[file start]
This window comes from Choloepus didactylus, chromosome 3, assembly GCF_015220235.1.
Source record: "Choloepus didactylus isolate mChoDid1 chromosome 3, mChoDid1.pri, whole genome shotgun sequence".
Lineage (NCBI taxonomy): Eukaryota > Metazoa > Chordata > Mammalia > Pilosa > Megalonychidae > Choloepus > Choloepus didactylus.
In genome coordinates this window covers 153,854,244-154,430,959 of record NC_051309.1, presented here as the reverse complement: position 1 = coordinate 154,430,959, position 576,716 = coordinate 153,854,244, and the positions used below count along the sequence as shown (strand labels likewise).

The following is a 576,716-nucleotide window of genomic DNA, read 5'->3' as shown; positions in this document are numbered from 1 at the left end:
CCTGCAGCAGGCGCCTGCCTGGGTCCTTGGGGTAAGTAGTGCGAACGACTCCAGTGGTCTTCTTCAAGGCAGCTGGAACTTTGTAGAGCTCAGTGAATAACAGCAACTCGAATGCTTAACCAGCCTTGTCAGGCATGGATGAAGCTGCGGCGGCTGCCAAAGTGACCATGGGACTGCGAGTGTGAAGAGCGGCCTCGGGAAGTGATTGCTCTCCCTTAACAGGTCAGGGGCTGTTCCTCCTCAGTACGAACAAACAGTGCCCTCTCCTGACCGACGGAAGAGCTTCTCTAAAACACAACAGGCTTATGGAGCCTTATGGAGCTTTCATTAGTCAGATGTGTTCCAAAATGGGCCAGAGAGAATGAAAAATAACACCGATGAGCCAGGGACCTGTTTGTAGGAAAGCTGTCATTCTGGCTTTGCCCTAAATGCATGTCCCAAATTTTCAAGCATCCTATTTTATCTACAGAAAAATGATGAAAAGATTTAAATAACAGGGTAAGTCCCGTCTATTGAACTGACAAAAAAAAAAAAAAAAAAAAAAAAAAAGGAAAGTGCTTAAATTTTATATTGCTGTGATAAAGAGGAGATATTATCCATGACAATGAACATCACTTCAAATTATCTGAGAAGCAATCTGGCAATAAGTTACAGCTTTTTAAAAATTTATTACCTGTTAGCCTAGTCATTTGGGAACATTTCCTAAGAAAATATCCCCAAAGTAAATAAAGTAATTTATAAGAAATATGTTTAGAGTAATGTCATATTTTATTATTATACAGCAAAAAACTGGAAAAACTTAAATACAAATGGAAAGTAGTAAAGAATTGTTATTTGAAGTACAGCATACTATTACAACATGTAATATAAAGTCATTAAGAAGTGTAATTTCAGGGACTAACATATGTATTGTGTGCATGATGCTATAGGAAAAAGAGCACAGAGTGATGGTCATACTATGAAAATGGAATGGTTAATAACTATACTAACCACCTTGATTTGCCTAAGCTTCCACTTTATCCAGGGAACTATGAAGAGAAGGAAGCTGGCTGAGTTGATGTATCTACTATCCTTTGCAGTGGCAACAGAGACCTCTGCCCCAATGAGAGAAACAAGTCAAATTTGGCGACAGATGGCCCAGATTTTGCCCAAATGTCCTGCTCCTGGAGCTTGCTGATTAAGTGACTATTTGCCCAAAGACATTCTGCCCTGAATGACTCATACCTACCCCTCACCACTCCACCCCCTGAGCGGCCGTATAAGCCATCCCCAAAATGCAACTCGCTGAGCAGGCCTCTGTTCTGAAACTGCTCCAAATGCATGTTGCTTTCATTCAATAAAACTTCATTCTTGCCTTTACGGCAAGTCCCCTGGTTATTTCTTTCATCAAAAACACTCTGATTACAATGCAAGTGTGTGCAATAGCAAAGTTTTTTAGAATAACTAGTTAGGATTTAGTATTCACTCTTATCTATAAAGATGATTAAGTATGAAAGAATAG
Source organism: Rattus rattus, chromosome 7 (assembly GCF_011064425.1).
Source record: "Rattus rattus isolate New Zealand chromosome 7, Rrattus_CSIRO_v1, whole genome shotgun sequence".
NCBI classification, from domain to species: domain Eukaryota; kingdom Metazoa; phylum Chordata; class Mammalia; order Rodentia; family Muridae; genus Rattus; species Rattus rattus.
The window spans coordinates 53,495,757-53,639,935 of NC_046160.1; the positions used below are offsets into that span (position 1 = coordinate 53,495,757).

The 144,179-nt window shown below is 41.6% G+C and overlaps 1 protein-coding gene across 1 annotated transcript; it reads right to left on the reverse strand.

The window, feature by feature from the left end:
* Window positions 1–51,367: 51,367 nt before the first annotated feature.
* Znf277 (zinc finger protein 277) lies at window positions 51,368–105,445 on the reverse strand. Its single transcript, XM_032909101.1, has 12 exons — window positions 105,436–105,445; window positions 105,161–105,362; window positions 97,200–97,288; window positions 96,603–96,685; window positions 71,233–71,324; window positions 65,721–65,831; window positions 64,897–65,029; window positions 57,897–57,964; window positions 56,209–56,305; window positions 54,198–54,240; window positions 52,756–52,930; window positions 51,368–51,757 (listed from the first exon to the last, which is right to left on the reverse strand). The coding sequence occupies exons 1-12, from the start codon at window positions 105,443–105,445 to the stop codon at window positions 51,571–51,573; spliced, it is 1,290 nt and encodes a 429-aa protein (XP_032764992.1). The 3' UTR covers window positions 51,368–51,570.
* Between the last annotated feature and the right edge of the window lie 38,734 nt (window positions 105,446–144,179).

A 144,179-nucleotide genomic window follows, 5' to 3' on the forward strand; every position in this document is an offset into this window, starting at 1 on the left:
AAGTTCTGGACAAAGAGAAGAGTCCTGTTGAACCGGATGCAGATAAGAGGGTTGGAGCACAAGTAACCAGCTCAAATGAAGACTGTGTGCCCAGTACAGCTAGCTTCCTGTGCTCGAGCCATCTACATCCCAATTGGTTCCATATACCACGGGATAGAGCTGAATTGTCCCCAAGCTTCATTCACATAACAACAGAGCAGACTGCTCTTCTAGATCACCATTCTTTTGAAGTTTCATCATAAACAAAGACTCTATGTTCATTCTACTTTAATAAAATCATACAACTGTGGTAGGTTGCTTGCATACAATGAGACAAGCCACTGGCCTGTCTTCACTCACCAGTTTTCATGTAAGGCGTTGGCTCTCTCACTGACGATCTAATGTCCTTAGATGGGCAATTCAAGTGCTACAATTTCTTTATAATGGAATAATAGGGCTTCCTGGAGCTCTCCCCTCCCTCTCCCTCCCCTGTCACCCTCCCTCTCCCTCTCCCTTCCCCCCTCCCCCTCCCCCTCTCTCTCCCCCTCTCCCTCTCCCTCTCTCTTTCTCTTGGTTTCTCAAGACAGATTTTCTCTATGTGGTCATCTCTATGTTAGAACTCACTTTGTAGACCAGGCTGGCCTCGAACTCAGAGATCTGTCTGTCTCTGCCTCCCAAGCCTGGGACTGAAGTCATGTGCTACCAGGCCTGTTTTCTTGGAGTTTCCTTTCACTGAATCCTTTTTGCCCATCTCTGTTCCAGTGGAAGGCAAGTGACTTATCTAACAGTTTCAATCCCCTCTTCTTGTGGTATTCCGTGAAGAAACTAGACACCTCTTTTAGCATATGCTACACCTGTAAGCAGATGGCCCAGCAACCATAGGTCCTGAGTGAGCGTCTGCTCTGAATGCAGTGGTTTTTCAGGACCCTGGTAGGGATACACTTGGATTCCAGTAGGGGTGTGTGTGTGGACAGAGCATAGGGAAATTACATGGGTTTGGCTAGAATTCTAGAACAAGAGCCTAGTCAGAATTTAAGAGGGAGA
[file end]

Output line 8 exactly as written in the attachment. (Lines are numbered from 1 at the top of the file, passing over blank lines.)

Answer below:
Source record: "Rattus rattus isolate New Zealand chromosome 7, Rrattus_CSIRO_v1, whole genome shotgun sequence".